Kim Miller: Award Winning Robbery Detective


Samantha Hennig

On stage in the bright lights stands Kim Miller, Robbery Detective and mother of two Tompkins students, freshman Jeff Miller and senior Kaitlyn Miller. Through the past few years, Miller has received many awards for her success in her field. All the past awards led up to the most recent award received, Miller won the Inaugural Department of Justice Community Policing Award. The award was created by Attorney General, Loretta Lynch to recognize outstanding works of police within their communities.


“On April 2016, I received Investigator of the Month from the Houston Police Officer’s Union. In August 2016, I received the Award of Excellence from the Chief of Police and 35 officers and members of the Houston Forensic Science center received a Chief of Police Unit Citation for assisting me in the investigation.   October 2016, I won the Inaugural Department of Justice Community Policing Award from Attorney General Loretta Lynch,” said Miller.


The nomination of these awards were based on two serial rapist cases she worked throughout 2015 to 2016 and her history of conducting criminal investigations and working with media in order to catch violent criminals.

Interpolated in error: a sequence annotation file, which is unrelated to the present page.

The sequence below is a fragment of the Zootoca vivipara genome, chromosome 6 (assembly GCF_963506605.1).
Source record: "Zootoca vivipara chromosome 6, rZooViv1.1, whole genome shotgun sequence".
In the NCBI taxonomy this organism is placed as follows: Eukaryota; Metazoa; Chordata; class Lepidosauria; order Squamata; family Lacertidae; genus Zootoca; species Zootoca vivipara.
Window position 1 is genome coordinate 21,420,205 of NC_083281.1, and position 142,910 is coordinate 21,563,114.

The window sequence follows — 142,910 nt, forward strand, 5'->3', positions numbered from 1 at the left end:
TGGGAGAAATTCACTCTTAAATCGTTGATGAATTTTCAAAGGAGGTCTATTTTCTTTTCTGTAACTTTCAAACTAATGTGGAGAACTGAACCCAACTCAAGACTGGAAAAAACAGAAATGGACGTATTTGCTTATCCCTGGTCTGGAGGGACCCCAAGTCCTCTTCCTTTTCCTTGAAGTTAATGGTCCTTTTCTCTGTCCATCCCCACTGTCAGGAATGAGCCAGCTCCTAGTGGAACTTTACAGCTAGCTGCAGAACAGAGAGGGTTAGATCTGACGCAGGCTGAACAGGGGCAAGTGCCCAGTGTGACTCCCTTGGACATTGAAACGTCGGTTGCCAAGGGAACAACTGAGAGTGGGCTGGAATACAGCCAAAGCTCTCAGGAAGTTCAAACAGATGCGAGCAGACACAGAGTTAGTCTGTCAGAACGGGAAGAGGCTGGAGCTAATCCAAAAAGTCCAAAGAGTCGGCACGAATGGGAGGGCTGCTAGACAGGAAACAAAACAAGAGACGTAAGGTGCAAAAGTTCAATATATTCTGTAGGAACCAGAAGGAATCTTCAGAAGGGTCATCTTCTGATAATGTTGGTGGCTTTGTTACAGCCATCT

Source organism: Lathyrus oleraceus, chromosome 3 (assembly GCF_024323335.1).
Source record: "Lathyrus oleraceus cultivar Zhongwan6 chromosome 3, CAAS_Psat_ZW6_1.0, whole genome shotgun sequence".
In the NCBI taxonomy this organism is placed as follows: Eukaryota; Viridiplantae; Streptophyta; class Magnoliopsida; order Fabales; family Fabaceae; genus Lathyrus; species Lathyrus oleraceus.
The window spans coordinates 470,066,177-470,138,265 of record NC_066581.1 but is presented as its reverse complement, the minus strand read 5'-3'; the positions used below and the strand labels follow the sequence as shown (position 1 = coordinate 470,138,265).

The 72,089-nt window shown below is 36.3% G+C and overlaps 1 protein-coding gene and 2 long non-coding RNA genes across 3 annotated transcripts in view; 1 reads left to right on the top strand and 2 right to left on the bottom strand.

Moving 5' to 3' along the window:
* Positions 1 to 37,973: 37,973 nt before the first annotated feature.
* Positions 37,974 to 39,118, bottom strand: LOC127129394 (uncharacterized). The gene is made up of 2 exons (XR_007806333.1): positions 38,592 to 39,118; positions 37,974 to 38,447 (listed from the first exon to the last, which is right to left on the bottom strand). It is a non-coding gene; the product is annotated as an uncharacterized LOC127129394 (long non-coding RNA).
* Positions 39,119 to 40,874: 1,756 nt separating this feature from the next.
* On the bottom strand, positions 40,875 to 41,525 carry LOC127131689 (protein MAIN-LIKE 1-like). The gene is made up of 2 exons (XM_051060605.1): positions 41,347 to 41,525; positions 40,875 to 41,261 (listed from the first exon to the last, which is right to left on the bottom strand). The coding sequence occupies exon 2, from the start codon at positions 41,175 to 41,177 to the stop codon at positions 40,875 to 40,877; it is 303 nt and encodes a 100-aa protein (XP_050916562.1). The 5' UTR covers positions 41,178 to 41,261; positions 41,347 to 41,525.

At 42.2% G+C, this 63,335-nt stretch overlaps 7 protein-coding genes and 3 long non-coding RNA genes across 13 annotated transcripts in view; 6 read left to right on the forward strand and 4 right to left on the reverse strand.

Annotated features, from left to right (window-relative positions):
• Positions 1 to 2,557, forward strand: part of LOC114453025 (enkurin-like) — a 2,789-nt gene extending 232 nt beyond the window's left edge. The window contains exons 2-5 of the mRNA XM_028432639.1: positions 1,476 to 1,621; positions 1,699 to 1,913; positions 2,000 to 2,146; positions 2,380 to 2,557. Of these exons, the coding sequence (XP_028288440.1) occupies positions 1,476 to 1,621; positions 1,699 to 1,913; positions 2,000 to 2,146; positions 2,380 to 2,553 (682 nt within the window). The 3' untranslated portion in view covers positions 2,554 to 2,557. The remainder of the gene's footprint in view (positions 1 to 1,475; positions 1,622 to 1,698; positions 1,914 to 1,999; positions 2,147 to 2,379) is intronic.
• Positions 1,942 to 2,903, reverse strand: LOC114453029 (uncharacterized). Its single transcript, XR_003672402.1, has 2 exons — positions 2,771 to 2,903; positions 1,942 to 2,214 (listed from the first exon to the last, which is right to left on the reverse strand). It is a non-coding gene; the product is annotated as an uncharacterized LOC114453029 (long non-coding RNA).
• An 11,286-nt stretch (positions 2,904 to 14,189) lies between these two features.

“Catching two completely unrelated serial rapist suspects working in the same part of the city was a very challenging year for me.  I received my first case on the first suspect in April 2015. Every other day I would come to work and there would be another victim,” said Miller.


The cases were extremely difficult for Miller.  Trying to catch serial rapists with little leads made the task more challenging than it already was. With the great help of her partner Jeff Miller, Off. Kim Fredericksen who helped with the research aspect,  the Westside Tactical Unit who helped track the suspects, Asst. D. A. Emmons and her supervisor Lt. Richard Anderson, she was able to effectively solve the case.


“The aspects I enjoy most with criminal investigations and detective work are being able to obtain information that leads me to identifying suspects and potentially arresting them and conducting interrogations which often result in confessions.  I believe in good and thorough investigations for the justice of my victims as well as the suspects who commit these crimes,” said Miller.


Miller finds a sense of pride in convicting  violent criminals and finding  justice for the victims. Though the stress of juggling many different cases at once can be daunting, Miller takes the task on herself to reassure the victims and find the suspects as efficiently as possible.